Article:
CLAY: Yeah. And look, I want to build on what you just said, because a lot of economics is about analyzing people’s behavior and what might or might not be rational for their individual economic decisions. It seems to me that what we did when we shut down the economy in March and April and May of 2020 and flooding the market with giving people so much money and not requiring them to work is create brand new paradigms whereby, to your point, Art, some people just decided, “Hey, you know, this whole work thing is not for me. I’m just not going to do it or I’m going to commit to very short-range jobs.” And to your point, I hear very few people talking about this. To me, it’s a psychological issue. Why is the overall rate of work down so precipitously compared to February of 2020? Is it a psychological or economic issue that needs to be healed in order for us — particularly when it comes to young men — to get these people back in the workforce?
LAFFER: Well, it comes to economics, and by giving them all that money and I think it was $3.5 trillion, which, you know (chuckles), a trillion here, a trillion there, sooner or later it adds up to real money —
LAFFER: — and giving them that type of money gave them the wherewithal not to have to work. And so therefore, they quit. And if you look at the people who left the labor force, they’re almost all low-level workers. Even the high-level workers went online to do that and calls and stuff. So they don’t even work as hard. What I proposed, if you’ll remember, back in March of 2020, was I proposed to the president that he not do the Mnuchin spending plan of $3.5 trillion with Schumer and with Pelosi but that we get rid of the payroll tax. We have a payroll tax waiver, both employer and employee, for a year and a half. That would have put the same amount of money back into the economy, but it would have done it by encouraging people to work harder not less hard, not to take off from work, which is exactly what we needed to do. If we’d done that, we’d be in great shape today, but we’re not, and that’s not what they did. Mnuchin and Schumer and Pelosi got their way.
BUCK: Art, the Inflation Reduction Act is something that the Biden White House still talks about as though it will reduce inflation. What do you see from that spending bill? How long will it be before we feel those effects? And just generally speaking, for everybody out there… Here. I just saw this this morning on the amount of increase in the cost of food: 13.5% increase in grocery prices year over year for this past year. That’s a lot of money to people. That really hurts.
BUCK: What’s going to happen with inflation? When is this thing going to get under control?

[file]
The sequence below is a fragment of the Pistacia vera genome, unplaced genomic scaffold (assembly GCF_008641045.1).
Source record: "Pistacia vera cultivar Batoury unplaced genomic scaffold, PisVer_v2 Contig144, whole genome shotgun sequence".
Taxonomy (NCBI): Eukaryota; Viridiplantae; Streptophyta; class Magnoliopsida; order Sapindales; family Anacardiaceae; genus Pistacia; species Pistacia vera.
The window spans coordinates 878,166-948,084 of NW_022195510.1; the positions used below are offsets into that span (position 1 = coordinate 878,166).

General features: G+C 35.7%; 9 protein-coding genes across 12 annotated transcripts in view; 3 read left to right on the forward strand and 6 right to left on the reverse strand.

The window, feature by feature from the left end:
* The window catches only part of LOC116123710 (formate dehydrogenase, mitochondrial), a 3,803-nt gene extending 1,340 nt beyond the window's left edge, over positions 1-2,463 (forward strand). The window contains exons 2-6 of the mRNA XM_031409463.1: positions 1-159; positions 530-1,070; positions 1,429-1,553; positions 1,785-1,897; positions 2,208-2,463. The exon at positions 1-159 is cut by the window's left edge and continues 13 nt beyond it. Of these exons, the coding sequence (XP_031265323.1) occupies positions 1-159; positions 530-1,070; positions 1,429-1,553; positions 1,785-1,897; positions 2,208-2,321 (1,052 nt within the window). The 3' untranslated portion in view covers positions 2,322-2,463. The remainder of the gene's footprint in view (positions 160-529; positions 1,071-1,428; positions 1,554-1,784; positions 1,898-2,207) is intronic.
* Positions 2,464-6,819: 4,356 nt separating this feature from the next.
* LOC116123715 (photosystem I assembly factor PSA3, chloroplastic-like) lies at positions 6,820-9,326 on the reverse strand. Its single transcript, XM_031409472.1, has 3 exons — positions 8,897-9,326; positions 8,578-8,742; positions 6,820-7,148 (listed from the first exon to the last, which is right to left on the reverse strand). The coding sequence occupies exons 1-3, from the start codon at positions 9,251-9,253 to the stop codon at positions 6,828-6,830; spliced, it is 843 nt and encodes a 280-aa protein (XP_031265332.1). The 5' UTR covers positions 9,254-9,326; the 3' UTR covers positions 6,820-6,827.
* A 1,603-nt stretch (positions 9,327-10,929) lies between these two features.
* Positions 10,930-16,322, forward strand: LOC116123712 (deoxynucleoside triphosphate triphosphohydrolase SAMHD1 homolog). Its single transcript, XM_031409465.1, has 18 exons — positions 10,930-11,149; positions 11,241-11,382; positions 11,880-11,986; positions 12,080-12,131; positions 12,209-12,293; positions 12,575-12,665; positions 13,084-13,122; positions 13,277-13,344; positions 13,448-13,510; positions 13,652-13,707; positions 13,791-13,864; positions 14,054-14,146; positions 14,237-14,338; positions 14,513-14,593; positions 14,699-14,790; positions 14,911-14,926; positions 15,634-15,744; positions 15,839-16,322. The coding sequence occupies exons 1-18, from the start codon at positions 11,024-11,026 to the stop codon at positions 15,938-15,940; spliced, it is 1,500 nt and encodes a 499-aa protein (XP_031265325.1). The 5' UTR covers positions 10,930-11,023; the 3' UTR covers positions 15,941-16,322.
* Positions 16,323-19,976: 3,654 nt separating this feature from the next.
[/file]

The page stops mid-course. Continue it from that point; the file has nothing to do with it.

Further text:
LAFFER: Well, that really irritates me given that I’m a little bit tubby and I love eating.
LAFFER: I just love, love, love, love eating. So I really I really resent the 13%-plus increase in grocery prices more than other people do. But there is no reason to expect that that inflation will stop. Now, what you can see is that there are a lot of spot commodity prices — very sensitive prices — that during an uptick in the economy, like when we came out of the out of the pandemic, those prices like oil and like lumber and like copper and all these others rose enormously. So, the inflation was overstated substantially.
We got up, I think, as high as 9.1% inflation on the CPI. Now that we’ve rolled over and the economy is going down, these prices are falling very rapidly and now they are understating inflation dramatically. What you want to look at is sort of a core inflation without this, and I think the core inflation number today is probably at its highest point, and I don’t expect any decline in inflation until there’s been a decline in the bad policies that are put into place which really stimulate demand and really are antagonistic to supply.
CLAY: Art, so, let’s say that Republicans take back the House and the Senate. To me, that — and most people out there, I would imagine — is much desired. But to a large extent, it will just kind of create a logjam because Biden won’t be able to shove through his excessive spending programs. But a lot of what Republicans would want to do to address our economic status also won’t get signed into law by Joe Biden. So, what does that mean for the overall state of our economy? Let’s presume Republicans take back the House in the Senate. What do we look like in ‘23? What do we look like in ’24 in your mind, given, as you said, the elevated state of inflation and how hard now it is to chop it down?